Priya Rao, 27, works as a programmer in Silicon Valley. She has been dating Nick, an American accountant, for the past three years. She lives with him and they plan to get married soon. The only trouble is that Priya’s Indian family is not aware of Nick’s existence. When Priya left India seven years ago, it was to make a better life for herself. This included a good job, but certainly not an American husband. For Priya’s traditionalist family, it is important that Priya meets a nice Telugu Brahmin, that is to say, a man not only from India, but also from the same caste than Priya’s family and also from the same part of the country…

Priya has postponed for seven years a visit to her family, fearing to have to face some Pelli-chupulu (organized encounter between a young man and a young woman in the presence of their parents and in view of a marriage), and more broadly, the pressure her parents put on her to marry a “suitable boy”. In view of her imminent wedding however, she has no choice but to face her family and inform them of her decision to marry Nick. Priya knows that the news will have the effect of a bomb, and is torn between her love for her fiancé, and her loyalty and obedience to her family, which is part of the culture she was born and raised into.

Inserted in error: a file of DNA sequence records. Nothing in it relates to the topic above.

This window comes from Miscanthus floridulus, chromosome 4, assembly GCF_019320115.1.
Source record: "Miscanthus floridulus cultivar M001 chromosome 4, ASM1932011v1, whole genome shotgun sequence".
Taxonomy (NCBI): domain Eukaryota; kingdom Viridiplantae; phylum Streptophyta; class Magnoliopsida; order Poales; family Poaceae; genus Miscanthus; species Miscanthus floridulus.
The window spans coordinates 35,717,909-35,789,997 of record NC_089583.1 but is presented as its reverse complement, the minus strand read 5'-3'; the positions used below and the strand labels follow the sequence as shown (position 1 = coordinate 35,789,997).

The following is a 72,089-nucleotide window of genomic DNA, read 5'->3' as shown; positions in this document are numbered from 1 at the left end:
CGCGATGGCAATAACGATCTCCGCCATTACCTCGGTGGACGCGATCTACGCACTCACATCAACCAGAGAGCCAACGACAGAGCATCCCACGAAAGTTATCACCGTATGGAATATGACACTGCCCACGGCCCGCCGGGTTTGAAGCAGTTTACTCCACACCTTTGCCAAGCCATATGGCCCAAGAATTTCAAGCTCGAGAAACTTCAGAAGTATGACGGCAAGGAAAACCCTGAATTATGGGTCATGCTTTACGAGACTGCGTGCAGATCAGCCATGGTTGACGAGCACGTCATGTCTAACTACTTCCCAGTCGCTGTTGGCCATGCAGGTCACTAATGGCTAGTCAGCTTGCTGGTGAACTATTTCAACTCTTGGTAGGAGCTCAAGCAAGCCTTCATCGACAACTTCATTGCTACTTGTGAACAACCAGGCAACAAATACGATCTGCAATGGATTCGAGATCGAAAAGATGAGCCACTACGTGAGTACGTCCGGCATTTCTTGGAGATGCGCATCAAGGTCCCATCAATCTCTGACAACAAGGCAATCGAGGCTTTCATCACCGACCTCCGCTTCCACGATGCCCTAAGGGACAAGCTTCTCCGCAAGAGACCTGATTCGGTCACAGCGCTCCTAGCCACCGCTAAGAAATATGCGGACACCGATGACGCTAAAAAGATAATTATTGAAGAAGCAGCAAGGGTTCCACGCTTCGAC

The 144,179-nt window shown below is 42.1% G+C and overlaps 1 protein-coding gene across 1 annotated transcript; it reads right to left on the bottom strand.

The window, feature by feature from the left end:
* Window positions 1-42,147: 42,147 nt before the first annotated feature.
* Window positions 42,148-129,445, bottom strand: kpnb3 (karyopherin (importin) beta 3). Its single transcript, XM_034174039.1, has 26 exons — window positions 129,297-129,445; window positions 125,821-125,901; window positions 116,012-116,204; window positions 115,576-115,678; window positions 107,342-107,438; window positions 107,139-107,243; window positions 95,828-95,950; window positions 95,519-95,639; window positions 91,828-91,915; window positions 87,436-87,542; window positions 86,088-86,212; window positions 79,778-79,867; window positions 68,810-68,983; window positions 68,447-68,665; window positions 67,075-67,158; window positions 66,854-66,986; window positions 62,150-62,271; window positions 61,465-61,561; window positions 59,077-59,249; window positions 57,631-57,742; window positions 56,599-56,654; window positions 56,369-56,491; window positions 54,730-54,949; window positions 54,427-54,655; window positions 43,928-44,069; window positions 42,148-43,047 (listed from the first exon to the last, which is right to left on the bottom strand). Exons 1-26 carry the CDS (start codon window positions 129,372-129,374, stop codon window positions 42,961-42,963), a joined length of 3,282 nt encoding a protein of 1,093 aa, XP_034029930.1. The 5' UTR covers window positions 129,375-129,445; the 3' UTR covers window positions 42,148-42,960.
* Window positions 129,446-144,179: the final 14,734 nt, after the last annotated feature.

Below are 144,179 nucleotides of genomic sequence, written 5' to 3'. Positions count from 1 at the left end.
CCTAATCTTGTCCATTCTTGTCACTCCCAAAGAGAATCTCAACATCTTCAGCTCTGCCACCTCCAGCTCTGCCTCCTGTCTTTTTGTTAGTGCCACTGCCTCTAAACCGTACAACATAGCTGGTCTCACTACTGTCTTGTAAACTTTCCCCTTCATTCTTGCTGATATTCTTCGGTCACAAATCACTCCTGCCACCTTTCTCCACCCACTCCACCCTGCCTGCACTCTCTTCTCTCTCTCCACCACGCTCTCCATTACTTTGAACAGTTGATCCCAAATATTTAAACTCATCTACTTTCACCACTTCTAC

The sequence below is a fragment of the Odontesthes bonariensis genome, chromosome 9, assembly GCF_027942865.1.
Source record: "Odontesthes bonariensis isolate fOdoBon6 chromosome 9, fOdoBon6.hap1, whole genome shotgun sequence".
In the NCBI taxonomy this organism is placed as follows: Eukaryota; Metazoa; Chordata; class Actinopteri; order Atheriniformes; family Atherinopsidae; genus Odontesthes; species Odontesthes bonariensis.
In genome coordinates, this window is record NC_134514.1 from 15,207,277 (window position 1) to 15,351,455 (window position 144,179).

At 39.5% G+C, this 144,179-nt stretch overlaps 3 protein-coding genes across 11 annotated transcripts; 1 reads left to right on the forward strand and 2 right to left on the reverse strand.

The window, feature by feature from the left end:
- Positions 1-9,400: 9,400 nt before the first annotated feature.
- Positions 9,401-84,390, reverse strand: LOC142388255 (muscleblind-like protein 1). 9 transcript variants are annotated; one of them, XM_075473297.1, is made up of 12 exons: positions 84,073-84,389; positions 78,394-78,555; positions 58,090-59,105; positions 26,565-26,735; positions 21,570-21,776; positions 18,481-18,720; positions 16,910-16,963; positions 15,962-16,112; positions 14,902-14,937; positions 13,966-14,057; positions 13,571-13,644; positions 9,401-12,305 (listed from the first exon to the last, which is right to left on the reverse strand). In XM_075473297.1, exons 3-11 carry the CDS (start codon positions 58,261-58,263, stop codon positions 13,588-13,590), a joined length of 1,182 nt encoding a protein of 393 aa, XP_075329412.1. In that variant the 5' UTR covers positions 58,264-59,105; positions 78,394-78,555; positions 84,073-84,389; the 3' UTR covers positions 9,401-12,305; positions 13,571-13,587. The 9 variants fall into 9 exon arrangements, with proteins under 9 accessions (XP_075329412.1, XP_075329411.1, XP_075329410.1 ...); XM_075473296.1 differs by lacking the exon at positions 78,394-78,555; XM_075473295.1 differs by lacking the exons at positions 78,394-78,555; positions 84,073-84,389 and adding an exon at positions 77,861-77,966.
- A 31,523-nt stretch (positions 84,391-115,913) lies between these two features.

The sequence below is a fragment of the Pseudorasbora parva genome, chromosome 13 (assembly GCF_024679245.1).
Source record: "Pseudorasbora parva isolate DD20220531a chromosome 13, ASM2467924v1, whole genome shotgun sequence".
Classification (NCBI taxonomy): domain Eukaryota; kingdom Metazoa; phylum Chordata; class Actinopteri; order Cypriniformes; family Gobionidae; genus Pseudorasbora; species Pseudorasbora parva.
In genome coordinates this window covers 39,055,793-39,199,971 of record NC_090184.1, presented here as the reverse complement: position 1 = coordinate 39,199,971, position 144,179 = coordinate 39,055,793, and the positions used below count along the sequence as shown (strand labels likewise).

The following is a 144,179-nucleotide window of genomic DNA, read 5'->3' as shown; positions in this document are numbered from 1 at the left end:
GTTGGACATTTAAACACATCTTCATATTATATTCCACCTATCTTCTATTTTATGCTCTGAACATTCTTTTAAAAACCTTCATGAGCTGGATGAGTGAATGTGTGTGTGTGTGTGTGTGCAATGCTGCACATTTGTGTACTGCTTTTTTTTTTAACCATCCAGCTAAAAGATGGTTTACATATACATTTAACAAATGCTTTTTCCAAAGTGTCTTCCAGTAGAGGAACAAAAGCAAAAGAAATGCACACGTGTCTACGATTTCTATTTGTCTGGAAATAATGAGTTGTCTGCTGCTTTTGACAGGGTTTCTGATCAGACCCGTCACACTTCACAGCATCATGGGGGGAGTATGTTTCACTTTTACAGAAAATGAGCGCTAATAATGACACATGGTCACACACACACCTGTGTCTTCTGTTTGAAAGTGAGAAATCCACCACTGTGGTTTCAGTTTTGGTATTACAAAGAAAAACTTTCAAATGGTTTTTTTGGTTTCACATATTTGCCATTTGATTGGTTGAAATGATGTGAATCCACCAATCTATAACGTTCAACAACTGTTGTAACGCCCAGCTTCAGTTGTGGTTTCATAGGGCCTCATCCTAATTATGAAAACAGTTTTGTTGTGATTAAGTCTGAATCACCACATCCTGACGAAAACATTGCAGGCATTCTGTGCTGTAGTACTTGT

During the few days she spends in her hometown, Priya and her family gather around mangoes which they make into various local dishes like for instance mango pickles. The atmosphere is already heavy with tensions and rivalry, as Anand, the eldest son of Priya’s grand-parents, has secretly married a Brahmin girl (but not Telugu), who is now pregnant with a son that is not recognized by the family as a rightful heir. Priya procrastinates, but she knows that the truth will have to come out sooner or later…

The Mango Season explores the subject of the gap between cultures and between generations. Through three generations of Indian people, all with different backgrounds and experiences, Amulya Malladi shows how India slowly moves into modernity, and the tensions and problems this shift raises between generations. We are made to sympathize with the main character’s dilemma. She loves her family but she has to distance herself emotionally (and even to question such notions as respect for the elders), in order to affirm who she became by distancing herself physically, through her American experience. Even if taking such a stand is not easy, Priya comes to realize that her act of courage opens the way to other members of her family to affirm themselves too, and set themselves a little freer from patriarchal authority…

The Mango Season is a fascinating read for anybody interested in Indian culture from the point of view of an emancipated woman (the author herself is married to a foreigner…)

Rating: 4/5